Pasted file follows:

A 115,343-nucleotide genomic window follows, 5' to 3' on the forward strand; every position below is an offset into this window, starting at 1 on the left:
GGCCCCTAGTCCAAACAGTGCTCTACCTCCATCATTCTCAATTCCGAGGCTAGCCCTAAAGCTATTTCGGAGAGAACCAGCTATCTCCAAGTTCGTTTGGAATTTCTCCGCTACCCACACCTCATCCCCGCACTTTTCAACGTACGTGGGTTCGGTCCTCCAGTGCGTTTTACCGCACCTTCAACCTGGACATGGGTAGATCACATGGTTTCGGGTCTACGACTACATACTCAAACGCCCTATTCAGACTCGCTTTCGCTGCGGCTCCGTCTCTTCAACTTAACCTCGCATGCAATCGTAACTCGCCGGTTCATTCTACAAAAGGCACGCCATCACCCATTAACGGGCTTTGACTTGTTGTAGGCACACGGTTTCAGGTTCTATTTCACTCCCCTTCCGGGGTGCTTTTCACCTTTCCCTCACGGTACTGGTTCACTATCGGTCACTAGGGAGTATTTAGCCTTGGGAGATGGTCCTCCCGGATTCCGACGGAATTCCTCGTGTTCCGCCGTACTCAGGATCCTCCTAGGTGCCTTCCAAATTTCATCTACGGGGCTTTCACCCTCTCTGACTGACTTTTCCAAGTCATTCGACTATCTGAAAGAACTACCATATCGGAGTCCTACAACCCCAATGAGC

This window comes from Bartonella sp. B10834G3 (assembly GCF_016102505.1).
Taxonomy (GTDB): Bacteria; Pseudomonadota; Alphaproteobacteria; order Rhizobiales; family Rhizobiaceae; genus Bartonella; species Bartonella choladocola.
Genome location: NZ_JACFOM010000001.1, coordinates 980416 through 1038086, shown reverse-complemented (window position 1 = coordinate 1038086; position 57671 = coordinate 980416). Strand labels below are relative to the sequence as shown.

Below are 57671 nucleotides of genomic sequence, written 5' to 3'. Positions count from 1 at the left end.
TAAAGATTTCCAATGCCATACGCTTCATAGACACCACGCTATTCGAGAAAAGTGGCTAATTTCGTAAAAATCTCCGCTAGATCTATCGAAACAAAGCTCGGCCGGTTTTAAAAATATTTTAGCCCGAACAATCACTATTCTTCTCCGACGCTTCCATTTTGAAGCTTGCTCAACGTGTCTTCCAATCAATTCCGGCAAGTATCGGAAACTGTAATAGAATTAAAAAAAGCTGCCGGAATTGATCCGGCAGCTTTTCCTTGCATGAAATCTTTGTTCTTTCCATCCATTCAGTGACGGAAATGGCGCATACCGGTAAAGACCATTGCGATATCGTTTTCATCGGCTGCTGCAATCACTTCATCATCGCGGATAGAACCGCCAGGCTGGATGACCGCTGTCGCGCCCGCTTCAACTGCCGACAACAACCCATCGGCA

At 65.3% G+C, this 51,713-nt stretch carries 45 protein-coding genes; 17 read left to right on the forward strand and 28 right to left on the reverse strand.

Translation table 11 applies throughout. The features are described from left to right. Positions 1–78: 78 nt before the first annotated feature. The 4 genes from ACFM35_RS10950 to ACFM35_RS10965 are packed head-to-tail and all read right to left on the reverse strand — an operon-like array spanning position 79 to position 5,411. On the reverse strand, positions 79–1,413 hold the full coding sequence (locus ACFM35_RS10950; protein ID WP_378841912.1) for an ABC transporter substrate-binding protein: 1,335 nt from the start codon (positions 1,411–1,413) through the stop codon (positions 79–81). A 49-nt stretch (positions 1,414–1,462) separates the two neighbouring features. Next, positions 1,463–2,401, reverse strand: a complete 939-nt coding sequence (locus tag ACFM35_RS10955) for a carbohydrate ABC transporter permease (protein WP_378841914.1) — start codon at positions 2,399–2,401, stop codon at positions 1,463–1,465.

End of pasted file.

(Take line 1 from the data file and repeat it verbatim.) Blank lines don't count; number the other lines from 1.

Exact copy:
A 115,343-nucleotide genomic window follows, 5' to 3' on the forward strand; every position below is an offset into this window, starting at 1 on the left: